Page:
Ohio's medical cannabis program continues to see steady growth with possible expansions on the horizon
Last update: March 14, 2021
The State of Ohio Board of Pharmacy is considering a rule change that would remove a cap on the number of dispensaries allowed in the state. The agency recently reported that more than 160,000 patients are registered in the state’s medical cannabis program.
In 2020, the State Medical Board of Ohio added cachexia (also known as wasting syndrome) to the list of approved conditions for medical cannabis. Advocates are making another attempt to add autism spectrum disorder to the list of qualifying conditions this year.
Aside from medical cannabis, there have been other developments in the effort to reform Ohio’s cannabis policies. Last year, the Ohio Senate passed a bill (24-5) to double the amount of cannabis considered a misdemeanor offense carrying no jail time from 100 to 200 grams. But ultimately, the bill died as a result of inaction at the end of 2020.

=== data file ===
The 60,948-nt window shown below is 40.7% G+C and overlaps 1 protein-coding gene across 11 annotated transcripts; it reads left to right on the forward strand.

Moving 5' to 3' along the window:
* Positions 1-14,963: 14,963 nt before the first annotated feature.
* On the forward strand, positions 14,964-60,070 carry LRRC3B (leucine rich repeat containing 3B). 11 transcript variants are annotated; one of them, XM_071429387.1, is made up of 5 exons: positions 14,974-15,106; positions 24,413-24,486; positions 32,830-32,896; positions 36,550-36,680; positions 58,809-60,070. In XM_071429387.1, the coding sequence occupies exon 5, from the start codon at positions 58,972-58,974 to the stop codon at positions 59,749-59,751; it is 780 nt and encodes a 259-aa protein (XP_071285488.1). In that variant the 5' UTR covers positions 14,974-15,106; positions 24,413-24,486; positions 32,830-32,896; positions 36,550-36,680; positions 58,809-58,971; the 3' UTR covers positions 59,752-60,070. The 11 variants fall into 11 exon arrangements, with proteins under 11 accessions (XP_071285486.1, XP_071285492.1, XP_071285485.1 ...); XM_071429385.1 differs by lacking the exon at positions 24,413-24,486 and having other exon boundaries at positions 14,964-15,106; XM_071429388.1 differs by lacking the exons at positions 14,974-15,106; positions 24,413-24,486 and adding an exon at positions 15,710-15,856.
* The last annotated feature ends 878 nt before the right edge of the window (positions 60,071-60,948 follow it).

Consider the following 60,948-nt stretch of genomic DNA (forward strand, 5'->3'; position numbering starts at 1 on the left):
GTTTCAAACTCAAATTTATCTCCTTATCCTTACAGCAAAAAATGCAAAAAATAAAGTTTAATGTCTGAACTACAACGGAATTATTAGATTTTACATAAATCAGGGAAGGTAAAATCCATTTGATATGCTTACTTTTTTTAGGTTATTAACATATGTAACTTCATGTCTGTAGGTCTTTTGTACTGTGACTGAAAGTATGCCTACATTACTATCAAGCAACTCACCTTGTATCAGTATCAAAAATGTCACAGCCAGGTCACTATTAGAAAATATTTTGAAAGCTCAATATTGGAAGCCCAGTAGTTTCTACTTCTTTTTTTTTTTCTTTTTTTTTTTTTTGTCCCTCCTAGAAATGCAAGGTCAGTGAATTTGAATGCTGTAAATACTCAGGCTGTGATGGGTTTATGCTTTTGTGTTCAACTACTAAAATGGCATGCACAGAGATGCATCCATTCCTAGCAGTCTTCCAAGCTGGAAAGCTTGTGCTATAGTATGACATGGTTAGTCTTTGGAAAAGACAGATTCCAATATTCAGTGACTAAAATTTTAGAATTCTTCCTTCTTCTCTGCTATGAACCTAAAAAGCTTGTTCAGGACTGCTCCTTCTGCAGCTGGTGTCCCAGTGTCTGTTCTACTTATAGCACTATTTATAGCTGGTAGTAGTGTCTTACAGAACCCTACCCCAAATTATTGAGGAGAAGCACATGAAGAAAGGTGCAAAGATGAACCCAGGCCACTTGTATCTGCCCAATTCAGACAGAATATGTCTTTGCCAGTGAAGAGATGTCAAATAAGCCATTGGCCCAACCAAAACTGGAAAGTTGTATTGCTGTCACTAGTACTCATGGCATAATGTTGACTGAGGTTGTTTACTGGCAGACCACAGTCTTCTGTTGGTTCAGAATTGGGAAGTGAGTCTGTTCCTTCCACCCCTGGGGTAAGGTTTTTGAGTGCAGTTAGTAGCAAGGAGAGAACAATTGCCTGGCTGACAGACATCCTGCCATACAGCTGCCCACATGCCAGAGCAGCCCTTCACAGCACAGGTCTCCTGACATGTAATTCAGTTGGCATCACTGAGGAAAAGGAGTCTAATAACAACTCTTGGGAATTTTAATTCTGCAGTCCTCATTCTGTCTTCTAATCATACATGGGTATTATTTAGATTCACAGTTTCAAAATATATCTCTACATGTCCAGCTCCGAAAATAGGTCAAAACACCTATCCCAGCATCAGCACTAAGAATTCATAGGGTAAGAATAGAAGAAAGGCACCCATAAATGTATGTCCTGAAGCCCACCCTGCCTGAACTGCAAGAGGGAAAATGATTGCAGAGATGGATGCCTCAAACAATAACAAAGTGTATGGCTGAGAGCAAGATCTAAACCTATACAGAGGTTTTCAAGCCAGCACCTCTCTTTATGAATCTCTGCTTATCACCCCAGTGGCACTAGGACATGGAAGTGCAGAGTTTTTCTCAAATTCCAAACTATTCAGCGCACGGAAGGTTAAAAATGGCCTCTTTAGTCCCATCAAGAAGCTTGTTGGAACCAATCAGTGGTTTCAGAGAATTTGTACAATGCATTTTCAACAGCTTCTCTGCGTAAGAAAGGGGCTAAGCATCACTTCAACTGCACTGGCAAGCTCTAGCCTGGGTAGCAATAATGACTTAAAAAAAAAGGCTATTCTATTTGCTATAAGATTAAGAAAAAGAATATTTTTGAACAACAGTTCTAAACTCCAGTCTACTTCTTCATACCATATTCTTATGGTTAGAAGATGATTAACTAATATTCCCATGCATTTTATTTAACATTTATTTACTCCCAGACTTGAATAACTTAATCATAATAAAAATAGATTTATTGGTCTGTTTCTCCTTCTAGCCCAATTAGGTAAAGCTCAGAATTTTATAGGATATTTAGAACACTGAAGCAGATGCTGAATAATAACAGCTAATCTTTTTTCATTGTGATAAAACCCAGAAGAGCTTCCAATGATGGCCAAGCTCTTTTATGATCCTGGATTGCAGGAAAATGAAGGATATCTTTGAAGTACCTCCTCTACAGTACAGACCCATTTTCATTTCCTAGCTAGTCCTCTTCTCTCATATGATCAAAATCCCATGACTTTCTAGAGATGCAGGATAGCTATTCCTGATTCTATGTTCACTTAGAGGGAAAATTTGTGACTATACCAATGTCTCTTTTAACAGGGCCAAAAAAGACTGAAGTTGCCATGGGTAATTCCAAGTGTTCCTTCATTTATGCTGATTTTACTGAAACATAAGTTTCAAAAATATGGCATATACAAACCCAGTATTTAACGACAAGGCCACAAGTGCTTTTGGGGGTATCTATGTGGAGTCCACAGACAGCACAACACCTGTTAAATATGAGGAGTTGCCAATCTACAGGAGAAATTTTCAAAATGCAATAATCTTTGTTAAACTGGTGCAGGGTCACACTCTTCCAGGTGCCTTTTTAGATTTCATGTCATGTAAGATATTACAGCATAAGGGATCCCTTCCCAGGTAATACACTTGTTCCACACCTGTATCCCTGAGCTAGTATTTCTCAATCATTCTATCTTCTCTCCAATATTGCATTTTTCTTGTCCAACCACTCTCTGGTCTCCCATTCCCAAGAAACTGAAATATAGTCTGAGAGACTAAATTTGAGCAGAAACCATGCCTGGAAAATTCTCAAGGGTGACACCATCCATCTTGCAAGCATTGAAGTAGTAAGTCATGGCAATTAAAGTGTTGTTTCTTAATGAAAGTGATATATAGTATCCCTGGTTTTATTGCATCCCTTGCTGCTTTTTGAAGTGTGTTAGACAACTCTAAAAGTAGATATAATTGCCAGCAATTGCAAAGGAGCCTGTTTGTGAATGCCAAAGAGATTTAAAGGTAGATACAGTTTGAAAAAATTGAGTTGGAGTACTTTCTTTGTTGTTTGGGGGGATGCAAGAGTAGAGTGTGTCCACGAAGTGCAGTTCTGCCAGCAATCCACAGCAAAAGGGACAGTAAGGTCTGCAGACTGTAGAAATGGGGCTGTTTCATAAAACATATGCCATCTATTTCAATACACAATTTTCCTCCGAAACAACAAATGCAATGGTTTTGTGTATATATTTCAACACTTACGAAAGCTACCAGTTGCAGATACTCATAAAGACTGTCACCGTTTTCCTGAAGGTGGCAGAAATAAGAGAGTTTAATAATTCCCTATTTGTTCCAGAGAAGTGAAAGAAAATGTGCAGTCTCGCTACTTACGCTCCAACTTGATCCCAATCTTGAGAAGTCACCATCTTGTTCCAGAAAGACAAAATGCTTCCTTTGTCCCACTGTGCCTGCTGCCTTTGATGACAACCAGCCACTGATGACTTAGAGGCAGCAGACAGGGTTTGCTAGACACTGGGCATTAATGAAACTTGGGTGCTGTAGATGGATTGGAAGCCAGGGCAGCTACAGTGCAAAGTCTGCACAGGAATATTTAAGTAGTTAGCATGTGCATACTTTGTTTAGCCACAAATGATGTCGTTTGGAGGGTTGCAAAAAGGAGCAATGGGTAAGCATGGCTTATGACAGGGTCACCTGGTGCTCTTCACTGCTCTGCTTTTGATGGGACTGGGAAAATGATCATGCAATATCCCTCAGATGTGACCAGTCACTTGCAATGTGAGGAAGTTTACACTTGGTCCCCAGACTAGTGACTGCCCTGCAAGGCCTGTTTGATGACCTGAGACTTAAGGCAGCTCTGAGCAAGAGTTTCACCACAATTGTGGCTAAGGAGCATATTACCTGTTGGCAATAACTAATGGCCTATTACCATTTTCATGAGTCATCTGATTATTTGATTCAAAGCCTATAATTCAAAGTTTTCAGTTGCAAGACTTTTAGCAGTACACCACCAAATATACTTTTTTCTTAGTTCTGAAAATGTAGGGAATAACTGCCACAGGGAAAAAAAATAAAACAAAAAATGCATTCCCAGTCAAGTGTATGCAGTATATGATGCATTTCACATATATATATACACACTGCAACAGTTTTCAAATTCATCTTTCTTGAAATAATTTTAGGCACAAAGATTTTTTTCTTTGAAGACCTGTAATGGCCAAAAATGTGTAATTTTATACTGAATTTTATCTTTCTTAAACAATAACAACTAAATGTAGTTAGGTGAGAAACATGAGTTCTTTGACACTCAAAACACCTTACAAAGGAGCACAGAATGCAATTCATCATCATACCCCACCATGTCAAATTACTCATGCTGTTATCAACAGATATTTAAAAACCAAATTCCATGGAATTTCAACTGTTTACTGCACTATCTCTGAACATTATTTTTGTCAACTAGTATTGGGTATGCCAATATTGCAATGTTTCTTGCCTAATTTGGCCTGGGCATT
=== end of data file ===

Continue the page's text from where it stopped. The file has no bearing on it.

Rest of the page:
Also, in the 2020 Election, voters in four more Ohio cities approved cannabis decriminalization measures, joining 18 other municipalities in the state that have enacted similar initiatives.
For individuals who are not registered as a medical marijuana patients, possession of less than 100 grams (or about 3.5 ounces), giving 20 grams or less of marijuana to another person, or growing less than 100 grams of marijuana are each considered “minor misdemeanors,” punishable by a maximum fine of $150. A minor misdemeanor is not a “jailable” offense, but a person’s driver’s license can be suspended for a period ranging from six months to five years.
In recent years, efforts to decriminalize marijuana possession at the local level in cities around Ohio have been met with success. During the 2020 Election, voters in four more Ohio cities approved cannabis decriminalization measures, joining 18 other municipalities in the state that have enacted similar initiatives. More and more Ohioans are ready for change and believe that marijuana should be legal for adults. They see that marijuana prohibition has failed and only undermines public health and safety. It’s time for Ohio to move forward, stop arresting people for marijuana, and adopt a sensible system of legalization.